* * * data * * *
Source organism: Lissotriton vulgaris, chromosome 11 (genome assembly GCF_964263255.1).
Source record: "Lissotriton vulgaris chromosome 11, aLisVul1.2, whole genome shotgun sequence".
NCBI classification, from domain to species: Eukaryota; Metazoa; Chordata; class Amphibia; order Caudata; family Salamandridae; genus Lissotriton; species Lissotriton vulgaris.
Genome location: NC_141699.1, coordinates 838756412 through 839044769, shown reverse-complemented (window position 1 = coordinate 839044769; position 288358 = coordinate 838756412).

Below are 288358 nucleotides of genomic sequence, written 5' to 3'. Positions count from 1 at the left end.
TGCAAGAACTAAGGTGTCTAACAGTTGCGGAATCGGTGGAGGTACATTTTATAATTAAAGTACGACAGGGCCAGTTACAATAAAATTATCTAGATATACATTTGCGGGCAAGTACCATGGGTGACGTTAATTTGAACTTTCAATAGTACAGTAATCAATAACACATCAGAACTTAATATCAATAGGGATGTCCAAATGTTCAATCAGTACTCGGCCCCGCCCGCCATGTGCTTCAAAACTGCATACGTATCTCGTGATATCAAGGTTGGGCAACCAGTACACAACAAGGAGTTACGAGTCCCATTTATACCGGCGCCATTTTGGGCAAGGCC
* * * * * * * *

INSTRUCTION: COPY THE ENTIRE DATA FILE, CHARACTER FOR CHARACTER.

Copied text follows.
Source organism: Lissotriton vulgaris, chromosome 11 (genome assembly GCF_964263255.1).
Source record: "Lissotriton vulgaris chromosome 11, aLisVul1.2, whole genome shotgun sequence".
NCBI classification, from domain to species: Eukaryota; Metazoa; Chordata; class Amphibia; order Caudata; family Salamandridae; genus Lissotriton; species Lissotriton vulgaris.
Genome location: NC_141699.1, coordinates 838756412 through 839044769, shown reverse-complemented (window position 1 = coordinate 839044769; position 288358 = coordinate 838756412).

Below are 288358 nucleotides of genomic sequence, written 5' to 3'. Positions count from 1 at the left end.
TGCAAGAACTAAGGTGTCTAACAGTTGCGGAATCGGTGGAGGTACATTTTATAATTAAAGTACGACAGGGCCAGTTACAATAAAATTATCTAGATATACATTTGCGGGCAAGTACCATGGGTGACGTTAATTTGAACTTTCAATAGTACAGTAATCAATAACACATCAGAACTTAATATCAATAGGGATGTCCAAATGTTCAATCAGTACTCGGCCCCGCCCGCCATGTGCTTCAAAACTGCATACGTATCTCGTGATATCAAGGTTGGGCAACCAGTACACAACAAGGAGTTACGAGTCCCATTTATACCGGCGCCATTTTGGGCAAGGCC